Thunderbolt logo

Virtua Fighter 4: Evolution

You know what fighting games lack? Realism. No, I’m not talking about cuts and bruises that appear when your fighter gets pummeled, a shiny coat of sweat coming off their muscular bodies, or anything else that pertains to incredibly detailed graphics. I’m talking about down-to-Earth, common sense realism as it pertains to our own lives. Can people really fire off Hadokens and Sonic Booms? Can fighters really be possessed by evil demons or can use yoyos and teddy bears as deadly weapons? Wouldn’t people look kind of stupid if they suddenly shouted out, “Are you OKAY?! BUSTER WOLF!!!” or “PSYCHO CRUSHER!”? For the moment, let’s get rid of all the fireballs, the absurd weapons, the power gauge-based specials, multiple powered-up forms, and every other fighting game gimmick known to mankind. What’s left? A bunch of fighters that can punch, kick, throw, counter, and block. Seems kind of boring, doesn’t it? However, a quality fighting game isn’t determined by how many moves the characters have; it’s what they do with the moves that counts.


Ouch, that’s gotta hurt

Case in point: Virtua Fighter 4: Evolution. There is no world being threatened, no mystical or spiritual elements, post-apocalyptic cyborg takeovers, or any other plots that permeate the other fighting games that we love so much. Instead, we’re given nothing but a simple, honest fighting tournament (with a tiny bit of secret organization cover-ups on the side), bringing forth some of the most-highly skilled-martial artists from around the world. You’ll get to choose from the likes of the Akira, a warrior with Street Fighter Ryu’s mindset for fighting (aka typical karate dude), a ninjitsu specialist named Kage, a drunk old guy named Shun, an assassin called Goh, and a handful of other fighters that fulfill every other stereotypical fighting game character requirements. None of the characters on Virtua Fighter 4’s roster possess any personality or charisma whatsoever; they just don’t have the same kind of appeal as Sol Badguy, Terry Bogard, Siegfried, and countless other fighters that we’ve come to know over the years. In truth, you probably won’t even bother learning these characters names, let alone have any interest in their backgrounds and personal motivation.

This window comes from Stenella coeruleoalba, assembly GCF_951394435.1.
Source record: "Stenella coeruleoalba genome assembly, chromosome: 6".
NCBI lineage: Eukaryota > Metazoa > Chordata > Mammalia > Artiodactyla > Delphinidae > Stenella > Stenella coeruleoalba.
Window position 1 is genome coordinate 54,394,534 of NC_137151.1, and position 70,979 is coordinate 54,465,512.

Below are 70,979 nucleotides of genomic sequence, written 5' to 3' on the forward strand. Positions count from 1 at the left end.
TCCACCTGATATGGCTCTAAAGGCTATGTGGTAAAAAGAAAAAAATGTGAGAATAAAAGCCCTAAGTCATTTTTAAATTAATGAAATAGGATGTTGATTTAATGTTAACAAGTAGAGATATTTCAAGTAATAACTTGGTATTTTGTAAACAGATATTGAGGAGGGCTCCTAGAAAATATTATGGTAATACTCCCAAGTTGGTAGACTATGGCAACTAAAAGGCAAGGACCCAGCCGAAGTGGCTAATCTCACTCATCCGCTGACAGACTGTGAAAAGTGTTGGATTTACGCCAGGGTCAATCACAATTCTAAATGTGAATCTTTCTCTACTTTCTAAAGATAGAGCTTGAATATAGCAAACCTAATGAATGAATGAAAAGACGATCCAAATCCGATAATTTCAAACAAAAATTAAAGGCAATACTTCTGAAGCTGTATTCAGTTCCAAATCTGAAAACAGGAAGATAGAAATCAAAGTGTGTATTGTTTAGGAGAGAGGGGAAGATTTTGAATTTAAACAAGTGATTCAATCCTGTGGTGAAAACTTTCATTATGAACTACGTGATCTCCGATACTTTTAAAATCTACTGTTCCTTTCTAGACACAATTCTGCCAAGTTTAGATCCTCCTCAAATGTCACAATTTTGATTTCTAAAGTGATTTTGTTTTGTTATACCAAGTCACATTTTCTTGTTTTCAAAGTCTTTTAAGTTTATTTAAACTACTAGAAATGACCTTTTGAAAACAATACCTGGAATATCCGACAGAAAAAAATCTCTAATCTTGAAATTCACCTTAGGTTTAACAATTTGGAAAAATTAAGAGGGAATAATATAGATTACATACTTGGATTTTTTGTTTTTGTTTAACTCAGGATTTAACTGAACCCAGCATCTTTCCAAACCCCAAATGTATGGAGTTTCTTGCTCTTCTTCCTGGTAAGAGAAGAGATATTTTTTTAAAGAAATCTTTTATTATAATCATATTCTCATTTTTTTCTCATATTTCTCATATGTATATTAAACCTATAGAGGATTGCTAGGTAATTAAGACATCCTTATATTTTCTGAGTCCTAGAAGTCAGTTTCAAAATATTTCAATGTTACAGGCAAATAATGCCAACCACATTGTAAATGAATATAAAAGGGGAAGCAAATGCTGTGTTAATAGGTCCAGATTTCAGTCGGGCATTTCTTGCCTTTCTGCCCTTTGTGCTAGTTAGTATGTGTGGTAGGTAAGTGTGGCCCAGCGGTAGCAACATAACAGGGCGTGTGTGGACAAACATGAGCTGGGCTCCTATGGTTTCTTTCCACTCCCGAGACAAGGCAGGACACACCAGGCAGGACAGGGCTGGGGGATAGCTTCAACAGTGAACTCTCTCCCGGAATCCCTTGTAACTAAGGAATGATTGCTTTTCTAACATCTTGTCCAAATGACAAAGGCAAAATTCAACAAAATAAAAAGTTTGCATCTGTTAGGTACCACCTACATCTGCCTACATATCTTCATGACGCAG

However, these characters don’t need any personality to draw you in; their moves and actions will do the job for them. Each character has a distinct fighting style that requires focus, concentration, and a good grasp of the game’s excellent combat mechanics to use effectively. For example, Goh may look like some kind of zombie-like assassin, but he specializes in Judo and comes complete with a set of throws straight from the real-life fighting style. Should you want to kick some ass Shaolin style, Lei-Fei’s devastating punch and kick combos ought to be appealing. Each character is designed to follow their particular fighting methods perfectly. That being said, each character is also bound to their style’s particular strengths and weaknesses; some are more powerful but have short attack ranges, others can perform quick attacks but lack sufficient defensive strategies, etc. Also, there’s a strong emphasis on memorizing specific attack stances and incredibly good reflexes; the controls for this game are some of the most responsive of all the fighting games out there. Accordingly, the game’s incredibly technical gameplay is second to none; you’ll spend countless hours in the game’s Practice Mode trying to master some of your character’s combos. And you’ll need to spend some time practicing, too. The game’s got a harsh, unapologetic learning curve, forcing you to get better if you ever hope to make it through the last round.


And the girl in the funny hat wins! Hoorah!